(map floor data)
;-> (0 3 -2 1 -3 0 1 2 0)

and the floor function is applied to each element of the data. The results are combined and returned in a new list.

apply and map in more detail[edit]

Both apply and map let you treat functions as data. They have the same basic form:

(apply f l)
(map f l)

where f is the name of a function and l is a list. The idea is that you tell newLISP to process a list using the function you specify.

apply and map use functions on list elements

The apply function uses all the elements in the list as arguments to the function, and evaluates the result.

(apply reverse '("this is a string"))
;-> "gnirts a si siht"

Here, apply looks at the list, which in this case consists of a single string, and feeds the elements to the function as arguments. The string gets reversed. Notice that you don't have to quote the function but you do have to quote the list, because you don't want newLISP to evaluate it before the designated function gets a chance to consume it.

The map function, on the other hand, works through the list, element by element, like a sergeant major inspecting a row of soldiers, and applies the function to each element in turn, using the element as the argument. However, map remembers the result of each evaluation as it goes, collects them up, and returns them in a new list.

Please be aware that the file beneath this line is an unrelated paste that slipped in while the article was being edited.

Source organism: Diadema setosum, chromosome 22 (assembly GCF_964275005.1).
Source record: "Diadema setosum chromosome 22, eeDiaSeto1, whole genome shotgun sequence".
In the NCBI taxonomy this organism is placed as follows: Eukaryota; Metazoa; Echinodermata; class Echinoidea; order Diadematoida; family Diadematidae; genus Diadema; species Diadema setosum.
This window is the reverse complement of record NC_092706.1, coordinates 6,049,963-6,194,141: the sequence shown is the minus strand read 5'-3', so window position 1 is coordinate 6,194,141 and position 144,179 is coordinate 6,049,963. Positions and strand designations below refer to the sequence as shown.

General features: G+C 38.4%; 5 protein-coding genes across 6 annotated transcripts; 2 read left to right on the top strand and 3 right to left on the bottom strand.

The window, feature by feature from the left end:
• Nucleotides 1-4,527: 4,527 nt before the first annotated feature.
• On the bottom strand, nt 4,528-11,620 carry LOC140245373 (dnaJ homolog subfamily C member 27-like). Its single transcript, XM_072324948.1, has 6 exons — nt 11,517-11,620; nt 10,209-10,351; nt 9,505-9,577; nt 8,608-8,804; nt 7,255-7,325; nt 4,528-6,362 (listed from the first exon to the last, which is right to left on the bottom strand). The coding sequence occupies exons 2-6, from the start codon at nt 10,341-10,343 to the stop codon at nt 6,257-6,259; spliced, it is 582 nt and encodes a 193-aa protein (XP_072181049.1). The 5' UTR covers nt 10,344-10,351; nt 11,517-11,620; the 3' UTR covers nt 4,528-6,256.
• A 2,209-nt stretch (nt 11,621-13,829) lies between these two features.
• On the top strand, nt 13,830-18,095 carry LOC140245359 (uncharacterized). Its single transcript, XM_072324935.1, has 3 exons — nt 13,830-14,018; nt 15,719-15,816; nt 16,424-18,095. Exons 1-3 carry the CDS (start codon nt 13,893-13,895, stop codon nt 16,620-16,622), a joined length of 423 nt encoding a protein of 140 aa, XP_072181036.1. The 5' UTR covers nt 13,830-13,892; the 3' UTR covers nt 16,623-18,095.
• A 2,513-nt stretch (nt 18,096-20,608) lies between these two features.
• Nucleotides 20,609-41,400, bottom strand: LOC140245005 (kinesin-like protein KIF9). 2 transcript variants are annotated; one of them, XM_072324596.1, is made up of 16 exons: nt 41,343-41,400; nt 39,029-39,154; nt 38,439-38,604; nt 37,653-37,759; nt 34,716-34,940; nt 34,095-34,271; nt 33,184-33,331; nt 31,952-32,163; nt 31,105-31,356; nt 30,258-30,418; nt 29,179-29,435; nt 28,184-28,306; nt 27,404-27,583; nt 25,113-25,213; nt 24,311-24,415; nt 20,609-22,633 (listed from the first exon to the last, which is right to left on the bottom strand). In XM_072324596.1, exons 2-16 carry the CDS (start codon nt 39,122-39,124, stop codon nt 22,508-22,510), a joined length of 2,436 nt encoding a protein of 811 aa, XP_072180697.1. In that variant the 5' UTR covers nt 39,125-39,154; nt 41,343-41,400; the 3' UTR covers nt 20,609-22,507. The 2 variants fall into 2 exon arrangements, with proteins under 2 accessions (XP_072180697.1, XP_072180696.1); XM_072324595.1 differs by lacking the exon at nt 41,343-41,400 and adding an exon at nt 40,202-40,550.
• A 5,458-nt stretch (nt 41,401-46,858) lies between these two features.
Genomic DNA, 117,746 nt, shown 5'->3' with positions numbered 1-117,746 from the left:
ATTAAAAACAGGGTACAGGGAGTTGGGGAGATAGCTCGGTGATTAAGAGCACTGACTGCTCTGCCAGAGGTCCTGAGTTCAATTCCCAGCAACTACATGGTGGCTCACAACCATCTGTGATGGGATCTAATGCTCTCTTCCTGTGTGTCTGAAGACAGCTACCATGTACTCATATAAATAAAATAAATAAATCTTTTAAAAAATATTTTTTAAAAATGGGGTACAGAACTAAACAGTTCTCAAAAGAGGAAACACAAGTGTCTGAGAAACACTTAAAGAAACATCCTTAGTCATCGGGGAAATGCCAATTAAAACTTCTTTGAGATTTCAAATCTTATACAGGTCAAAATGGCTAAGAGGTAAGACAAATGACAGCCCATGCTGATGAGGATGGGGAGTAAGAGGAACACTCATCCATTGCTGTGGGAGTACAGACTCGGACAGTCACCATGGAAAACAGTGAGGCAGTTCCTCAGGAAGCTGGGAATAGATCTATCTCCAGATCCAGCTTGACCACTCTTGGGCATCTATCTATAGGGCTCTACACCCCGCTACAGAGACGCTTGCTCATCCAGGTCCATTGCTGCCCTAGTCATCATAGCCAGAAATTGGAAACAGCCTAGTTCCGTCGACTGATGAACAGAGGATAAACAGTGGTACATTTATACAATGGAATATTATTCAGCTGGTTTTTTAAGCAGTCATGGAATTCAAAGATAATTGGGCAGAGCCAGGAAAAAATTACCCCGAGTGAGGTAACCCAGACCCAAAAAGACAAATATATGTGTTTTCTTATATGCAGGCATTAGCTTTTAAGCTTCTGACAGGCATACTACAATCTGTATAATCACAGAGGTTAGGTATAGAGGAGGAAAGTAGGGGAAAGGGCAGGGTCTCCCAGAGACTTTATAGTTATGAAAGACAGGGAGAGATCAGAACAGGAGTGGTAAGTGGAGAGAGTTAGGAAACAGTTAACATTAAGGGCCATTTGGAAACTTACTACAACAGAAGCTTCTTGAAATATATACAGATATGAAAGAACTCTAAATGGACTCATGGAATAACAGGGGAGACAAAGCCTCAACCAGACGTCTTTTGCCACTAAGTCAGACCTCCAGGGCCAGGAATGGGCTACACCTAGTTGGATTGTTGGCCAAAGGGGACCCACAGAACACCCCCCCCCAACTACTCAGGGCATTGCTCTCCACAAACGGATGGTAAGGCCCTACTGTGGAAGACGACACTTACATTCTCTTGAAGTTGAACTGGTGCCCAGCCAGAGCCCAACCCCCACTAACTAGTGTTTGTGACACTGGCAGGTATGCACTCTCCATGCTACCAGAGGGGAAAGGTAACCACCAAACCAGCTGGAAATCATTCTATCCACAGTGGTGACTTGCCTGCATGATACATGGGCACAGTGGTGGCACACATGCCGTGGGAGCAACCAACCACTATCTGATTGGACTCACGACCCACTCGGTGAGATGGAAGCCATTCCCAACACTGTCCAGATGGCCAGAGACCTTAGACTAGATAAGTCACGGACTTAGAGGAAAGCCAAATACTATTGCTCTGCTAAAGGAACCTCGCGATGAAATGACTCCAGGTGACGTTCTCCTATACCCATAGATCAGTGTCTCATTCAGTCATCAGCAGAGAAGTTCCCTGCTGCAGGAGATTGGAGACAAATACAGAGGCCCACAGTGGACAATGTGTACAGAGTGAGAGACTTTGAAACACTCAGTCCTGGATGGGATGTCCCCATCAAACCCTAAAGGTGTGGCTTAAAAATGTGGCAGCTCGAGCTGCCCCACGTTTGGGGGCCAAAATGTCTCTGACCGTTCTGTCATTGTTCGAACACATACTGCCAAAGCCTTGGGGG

So map looks like a control-flow word, a bit like dolist, whereas apply is a way of controlling the newLISP list evaluation process from within your program, calling a function when and where you want it called, not just as part of the normal evaluation process.

If we adapt the previous example for map, it gives a similar result, although the result is a list, not a string:

(map reverse '("this is a string"))
;-> ("gnirts a si siht")

Because we've used a list with only one element, the result is almost identical to the apply example, although notice that map returns a list whereas, in this example, apply returns a string:

(apply reverse '("this is a string"))
;-> "gnirts a si siht"

The string has been extracted from the list, reversed, and then stored in another list created by map.

In the next example:

(map reverse '("this" "is" "a" "list" "of" "strings"))
;-> ("siht" "si" "a" "tsil" "fo" "sgnirts")